For example, the American Kennel Club (AKC) allows the registration of dogs with rich, lustrous coats of various shades, but it’s undesirable to have extremely pale or extremely dark fur.

The American Kennel Club also penalizes any white markings that are not due to old age. Meanwhile, the United Kennel Club (UKC) accepts those with any shade of golden, even those with darker coats.

As for kennel clubs outside the United States, The Kennel Club allows Golden Retrievers to have any shade of gold or cream but not red or mahogany.

The first red Golden Retriever was established sometime in the 19th century and bred to become the perfect gun dog. They were produced from crossing a straight and wavy-haired retriever, a Tweed Water Spaniel, and a red Irish Setter. 

Despite being the natural color Golden Retrievers, they remain to be unrecognized by some dog kennel clubs.

READ NEXT: Field Golden Retriever vs. Show Golden Retriever: Which Is Better?

Red Golden Retriever Temperament: Are Red Golden Retrievers Good Family Pets?

Little girl hugging a red Golden Retriever in the field

Just like a standard Golden Retriever, you can expect a red Goldie to have similar traits and behavior. 

They are equally adaptable, loving, and energetic, making them great family pets. However, they are sometimes observed to be less sociable.

As active dogs, red retrievers need lots of exercise and physical activity. To satisfy their needs, you need to socialize and play games with them. 

By simply playing fetch or teaching them dog sports, your dog can be physically stimulated throughout the day.

For mental stimulation, you should provide your red retriever with puzzle toys. Since they are quite easy to train, you can teach them to communicate using push buttons. 

In this way, they can express if they want to eat, go potty, go outside, among other things.

Like other Goldens, they also have high sensitivity to people’s emotions. Paired with increased intelligence, red Golden Retrievers make amazing therapy dogs, service dogs, and even search and rescue dogs.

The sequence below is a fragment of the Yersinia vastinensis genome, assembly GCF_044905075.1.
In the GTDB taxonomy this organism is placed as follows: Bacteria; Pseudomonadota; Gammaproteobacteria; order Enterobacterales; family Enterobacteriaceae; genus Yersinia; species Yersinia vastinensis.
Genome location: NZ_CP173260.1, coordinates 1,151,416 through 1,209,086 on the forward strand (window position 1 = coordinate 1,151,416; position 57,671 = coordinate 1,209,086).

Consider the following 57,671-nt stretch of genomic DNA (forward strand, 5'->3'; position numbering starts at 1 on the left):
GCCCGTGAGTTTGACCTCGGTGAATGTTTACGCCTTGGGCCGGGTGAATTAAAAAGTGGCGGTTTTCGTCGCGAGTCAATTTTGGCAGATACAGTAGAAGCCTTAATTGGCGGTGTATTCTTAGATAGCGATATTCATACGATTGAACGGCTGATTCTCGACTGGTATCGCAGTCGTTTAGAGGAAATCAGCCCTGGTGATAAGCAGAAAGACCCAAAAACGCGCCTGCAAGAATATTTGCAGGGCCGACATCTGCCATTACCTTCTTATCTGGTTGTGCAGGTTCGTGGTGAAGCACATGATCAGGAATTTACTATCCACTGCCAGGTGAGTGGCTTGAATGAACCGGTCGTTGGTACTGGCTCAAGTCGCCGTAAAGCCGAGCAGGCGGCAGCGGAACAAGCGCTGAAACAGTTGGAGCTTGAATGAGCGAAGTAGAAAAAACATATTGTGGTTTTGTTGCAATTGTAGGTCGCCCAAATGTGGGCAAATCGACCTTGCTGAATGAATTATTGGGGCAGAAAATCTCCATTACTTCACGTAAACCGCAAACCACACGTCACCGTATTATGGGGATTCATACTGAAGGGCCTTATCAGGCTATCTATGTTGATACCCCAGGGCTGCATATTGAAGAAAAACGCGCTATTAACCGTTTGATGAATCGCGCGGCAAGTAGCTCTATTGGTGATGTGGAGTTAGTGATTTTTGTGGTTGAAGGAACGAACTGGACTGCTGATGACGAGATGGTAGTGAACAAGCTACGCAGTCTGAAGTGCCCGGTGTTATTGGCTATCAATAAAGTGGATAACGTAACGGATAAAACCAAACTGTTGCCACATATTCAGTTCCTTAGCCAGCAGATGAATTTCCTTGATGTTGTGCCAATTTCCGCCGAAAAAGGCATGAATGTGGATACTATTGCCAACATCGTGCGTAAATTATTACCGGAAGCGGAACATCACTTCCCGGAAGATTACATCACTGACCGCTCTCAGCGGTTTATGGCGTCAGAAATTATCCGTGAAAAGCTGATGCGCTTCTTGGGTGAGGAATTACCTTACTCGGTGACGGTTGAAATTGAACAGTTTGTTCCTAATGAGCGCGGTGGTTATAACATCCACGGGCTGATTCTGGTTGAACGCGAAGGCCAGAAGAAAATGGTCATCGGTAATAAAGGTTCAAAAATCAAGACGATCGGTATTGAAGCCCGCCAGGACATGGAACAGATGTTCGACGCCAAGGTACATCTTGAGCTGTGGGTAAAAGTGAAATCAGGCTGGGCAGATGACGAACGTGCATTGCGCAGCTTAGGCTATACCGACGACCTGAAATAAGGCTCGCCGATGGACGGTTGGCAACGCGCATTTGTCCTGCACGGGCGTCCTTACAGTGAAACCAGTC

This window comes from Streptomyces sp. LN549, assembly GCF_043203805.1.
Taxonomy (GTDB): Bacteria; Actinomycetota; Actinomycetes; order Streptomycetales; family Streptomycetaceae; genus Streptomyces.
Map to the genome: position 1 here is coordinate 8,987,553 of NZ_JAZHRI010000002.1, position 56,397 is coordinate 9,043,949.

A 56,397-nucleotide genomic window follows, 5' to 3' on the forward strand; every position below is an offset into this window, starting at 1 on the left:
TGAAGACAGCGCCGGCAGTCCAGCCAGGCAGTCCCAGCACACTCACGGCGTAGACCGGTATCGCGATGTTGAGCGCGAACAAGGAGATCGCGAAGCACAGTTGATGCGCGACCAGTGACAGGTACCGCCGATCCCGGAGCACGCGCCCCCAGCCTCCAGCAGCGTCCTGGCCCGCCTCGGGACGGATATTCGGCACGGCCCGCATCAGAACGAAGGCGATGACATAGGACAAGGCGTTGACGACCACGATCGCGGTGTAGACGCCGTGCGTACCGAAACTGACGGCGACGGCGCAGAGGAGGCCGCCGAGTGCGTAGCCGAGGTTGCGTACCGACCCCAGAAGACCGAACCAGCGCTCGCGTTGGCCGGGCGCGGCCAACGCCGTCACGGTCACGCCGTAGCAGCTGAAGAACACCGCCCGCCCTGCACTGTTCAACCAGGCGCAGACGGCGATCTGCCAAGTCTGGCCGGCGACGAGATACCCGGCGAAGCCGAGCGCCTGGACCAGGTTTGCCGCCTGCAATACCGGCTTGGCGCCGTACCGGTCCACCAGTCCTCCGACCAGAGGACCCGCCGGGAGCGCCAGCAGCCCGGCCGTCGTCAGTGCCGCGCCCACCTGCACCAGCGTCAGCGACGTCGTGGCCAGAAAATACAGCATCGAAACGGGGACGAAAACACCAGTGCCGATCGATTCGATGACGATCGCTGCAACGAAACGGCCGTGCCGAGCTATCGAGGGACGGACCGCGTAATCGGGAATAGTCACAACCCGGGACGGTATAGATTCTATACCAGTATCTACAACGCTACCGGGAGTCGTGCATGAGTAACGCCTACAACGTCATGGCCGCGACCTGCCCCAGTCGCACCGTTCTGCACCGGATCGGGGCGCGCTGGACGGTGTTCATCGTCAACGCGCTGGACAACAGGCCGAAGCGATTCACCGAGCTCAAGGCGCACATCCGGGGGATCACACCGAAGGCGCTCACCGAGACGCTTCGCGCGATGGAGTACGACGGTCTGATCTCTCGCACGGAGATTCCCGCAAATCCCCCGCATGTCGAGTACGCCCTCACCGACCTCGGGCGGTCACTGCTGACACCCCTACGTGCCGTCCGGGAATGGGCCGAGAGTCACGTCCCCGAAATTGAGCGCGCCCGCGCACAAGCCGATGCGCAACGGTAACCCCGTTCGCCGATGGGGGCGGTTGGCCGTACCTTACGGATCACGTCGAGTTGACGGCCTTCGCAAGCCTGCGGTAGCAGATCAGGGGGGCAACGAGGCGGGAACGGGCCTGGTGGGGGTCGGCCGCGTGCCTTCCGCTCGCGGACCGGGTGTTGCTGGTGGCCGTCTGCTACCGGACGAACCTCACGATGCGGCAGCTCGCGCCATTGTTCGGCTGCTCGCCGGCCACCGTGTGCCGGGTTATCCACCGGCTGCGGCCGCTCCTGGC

Because of their innate curiosity, you can expect your red Goldie to stick their cute black nose into your slippers, hairbrushes, and basically anything you own. However, you might want to hide them because they tend to chew.

READ NEXT: Male vs. Female Golden Retriever: Which Is Better?

Red Golden Retriever Lifespan and Health Issues: Are Red Golden Retrievers Healthy Dogs?

The lifespan of a red Golden Retriever is around 10 to 12 years. Even though the color of a dog has no direct effect on its health, they are still prone to several health issues common to Golden Retrievers.

If you want to have a healthy red Golden Retriever that can serve as a family companion for a long time, you need to watch out for the following health issues:

  • Hip and Elbow Dysplasia: As large dogs, red Golden Retrievers are inclined to develop hip and elbow dysplasia. Both result from the abnormal development of the joint, which causes limited range of motion, weakness, and difficulty in movement. These often lead to arthritis during old age.
  • Cancer: Unfortunately, Golden Retrievers have the highest rate of cancer compared to other breeds. The most common cancer for these dogs is called hemangiosarcoma, which affects the blood vessels. Lymphoma is another type of cancer that targets the dog’s lymphoid system.
  • Eye Conditions: Golden Retrievers are also predisposed to have certain eye disorders such as cataracts, progressive retinal atrophy (PRA), and Golden Retriever Pigmentary Uveitis (GRPU). GRPU, in particular, is an inflammatory disease that causes the formation of cysts in the iris of the eyes resulting in cloudy vision.